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2020 Census shows Hispanic population increase in Lone Star State

Posted at 7:10 PM, Aug 13, 2021
and last updated 2021-08-16 15:58:31-04

BRAZOS COUNTY, Texas — New census data shows the state’s population increased by 4 million over the last decade. People of color accounted for an astounding 95 percent of that growth.

Nearly half the new residents in the Lone Star State since 2010 are Hispanic.

A taste of Guatemala right here in College Station.

"We have some very Guatemalan things like our Mayan Coco," said Gabriella Vasquez, co-owner of La Gabriella Coffeeshop & Pastries.

Vasquez and her husband - who is from Guatemala - opened the Guatemalan Bakery less than 10 years ago.

"When we started we sold the Guatemalan bread we had a lot of Guatemalan customers who are more than happy to buy from us and so we weren't really worried about having a steady customer base," Vasquez said. "Over the years that customer has changed a little bit."

Showing that the community embraces different cultures.

"There's always room for more diversity and more people from different places," Vasquez said. "It's fun to see all the new people moving in."

According to the 2020 Census, Texas saw an increase of nearly 2 million Hispanics in the last 10 years. There are now nearly more Hispanics than whites.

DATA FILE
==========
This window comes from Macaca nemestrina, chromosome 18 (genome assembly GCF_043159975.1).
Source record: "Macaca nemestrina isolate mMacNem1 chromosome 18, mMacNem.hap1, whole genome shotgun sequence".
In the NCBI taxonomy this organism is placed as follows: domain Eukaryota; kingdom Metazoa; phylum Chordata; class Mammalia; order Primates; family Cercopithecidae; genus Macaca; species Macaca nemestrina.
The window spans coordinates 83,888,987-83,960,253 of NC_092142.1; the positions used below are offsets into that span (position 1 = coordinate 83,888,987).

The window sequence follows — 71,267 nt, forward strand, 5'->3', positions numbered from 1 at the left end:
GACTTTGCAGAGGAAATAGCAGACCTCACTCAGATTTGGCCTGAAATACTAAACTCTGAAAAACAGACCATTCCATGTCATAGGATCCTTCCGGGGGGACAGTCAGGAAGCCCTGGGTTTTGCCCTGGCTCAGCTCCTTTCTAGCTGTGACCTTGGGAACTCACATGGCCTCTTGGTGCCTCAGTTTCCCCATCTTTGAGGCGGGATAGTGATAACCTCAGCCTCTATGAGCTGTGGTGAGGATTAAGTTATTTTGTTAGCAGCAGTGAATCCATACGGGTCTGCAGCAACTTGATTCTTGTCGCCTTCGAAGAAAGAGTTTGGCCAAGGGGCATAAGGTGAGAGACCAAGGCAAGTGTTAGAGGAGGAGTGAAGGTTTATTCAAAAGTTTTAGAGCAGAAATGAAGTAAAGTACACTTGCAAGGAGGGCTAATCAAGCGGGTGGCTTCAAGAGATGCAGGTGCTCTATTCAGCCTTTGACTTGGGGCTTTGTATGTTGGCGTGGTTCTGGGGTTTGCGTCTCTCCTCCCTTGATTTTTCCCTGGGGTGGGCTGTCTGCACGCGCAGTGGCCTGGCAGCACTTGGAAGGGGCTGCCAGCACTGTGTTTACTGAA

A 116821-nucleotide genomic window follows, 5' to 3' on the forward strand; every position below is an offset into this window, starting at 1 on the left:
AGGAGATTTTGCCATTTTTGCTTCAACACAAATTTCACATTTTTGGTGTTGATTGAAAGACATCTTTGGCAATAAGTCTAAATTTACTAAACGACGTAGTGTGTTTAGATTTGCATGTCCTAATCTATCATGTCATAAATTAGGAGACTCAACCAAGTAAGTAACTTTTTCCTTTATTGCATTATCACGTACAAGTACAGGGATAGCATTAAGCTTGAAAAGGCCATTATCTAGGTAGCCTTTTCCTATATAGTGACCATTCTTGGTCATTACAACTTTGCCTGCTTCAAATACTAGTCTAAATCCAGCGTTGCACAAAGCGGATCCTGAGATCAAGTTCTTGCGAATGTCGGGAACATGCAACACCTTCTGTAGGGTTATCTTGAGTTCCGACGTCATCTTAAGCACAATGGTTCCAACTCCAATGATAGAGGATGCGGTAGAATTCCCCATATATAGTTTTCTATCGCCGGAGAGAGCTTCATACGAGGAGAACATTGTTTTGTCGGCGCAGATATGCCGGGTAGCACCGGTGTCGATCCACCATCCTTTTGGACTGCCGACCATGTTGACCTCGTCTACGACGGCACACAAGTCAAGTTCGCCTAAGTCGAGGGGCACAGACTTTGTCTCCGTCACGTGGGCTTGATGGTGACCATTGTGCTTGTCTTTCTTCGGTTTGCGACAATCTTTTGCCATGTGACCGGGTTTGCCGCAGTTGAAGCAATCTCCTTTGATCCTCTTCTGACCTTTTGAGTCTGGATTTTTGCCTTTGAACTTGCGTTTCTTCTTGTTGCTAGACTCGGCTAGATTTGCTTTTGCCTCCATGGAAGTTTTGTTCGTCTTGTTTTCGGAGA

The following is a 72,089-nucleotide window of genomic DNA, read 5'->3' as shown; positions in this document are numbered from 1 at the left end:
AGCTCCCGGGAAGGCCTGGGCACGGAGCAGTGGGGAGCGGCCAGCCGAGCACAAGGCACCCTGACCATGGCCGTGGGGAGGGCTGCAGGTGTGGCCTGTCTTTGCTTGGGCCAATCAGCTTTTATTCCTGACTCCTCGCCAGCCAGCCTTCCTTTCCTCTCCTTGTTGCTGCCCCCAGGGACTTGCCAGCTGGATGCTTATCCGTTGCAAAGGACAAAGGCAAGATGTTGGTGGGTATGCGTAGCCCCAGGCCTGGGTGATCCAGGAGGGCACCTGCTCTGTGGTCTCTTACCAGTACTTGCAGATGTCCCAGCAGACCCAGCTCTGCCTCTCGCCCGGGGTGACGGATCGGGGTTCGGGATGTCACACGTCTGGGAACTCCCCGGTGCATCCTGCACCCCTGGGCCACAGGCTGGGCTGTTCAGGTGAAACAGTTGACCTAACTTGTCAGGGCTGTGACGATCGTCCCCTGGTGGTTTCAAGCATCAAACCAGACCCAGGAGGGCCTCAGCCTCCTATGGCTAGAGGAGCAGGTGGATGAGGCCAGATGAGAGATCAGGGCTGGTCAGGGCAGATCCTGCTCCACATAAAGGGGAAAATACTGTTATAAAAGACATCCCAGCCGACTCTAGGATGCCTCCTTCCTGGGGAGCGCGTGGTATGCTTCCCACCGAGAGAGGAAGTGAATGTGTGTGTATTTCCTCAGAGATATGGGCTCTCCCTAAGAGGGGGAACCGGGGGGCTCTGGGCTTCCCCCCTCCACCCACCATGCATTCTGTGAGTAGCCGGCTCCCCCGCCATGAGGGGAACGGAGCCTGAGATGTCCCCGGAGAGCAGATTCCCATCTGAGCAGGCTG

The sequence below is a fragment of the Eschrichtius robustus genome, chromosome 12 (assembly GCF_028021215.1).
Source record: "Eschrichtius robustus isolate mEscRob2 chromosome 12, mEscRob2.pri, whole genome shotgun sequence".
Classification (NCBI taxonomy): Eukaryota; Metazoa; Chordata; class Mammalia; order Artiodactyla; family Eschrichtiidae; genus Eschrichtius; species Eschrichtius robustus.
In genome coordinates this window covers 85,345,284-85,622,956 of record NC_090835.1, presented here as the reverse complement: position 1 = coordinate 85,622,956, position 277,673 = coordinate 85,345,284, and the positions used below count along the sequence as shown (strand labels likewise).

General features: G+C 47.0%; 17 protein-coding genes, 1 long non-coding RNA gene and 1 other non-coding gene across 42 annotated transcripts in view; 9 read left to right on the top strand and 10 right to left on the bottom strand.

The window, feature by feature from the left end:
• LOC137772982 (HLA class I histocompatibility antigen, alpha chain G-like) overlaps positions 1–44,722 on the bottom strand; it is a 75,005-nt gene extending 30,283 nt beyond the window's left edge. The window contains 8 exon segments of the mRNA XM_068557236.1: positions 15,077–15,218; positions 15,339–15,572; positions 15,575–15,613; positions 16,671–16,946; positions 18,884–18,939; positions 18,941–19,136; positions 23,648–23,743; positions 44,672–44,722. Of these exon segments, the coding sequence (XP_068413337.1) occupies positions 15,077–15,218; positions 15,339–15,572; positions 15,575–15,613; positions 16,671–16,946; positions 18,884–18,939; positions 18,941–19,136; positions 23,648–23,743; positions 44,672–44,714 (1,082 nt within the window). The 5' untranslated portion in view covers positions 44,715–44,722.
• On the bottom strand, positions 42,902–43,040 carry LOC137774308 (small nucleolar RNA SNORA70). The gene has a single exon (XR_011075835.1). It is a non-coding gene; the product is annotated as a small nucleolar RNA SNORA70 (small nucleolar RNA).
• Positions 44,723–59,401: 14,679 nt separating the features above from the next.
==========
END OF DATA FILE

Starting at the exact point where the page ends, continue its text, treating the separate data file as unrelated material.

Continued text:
As Vasquez and her husband noticed the area getting more diverse, they also diversified their business, selling a variety of traditional Guatemalan items.

"This shop, since we own it ourselves, is a little bit of who we are, what we represent and what we like and what we have fun with," Vasquez said.

Teresa Juarez works next door at Eastgate Hairshop. Her parents moved here from Mexico before she was born.

"I think everyone should be welcomed to Texas. Why not? It's a beautiful place," said Juarez, hairstylist at Eastgate Hairshop.

"It also allows people to see other people's experiences, especially those that are more different or even those that are less different so you can see the full spectrum of how people experience life," Gideon said.

Allowing everyone in the Brazos Valley to enjoy the beauty of the state and each other's cultures, together.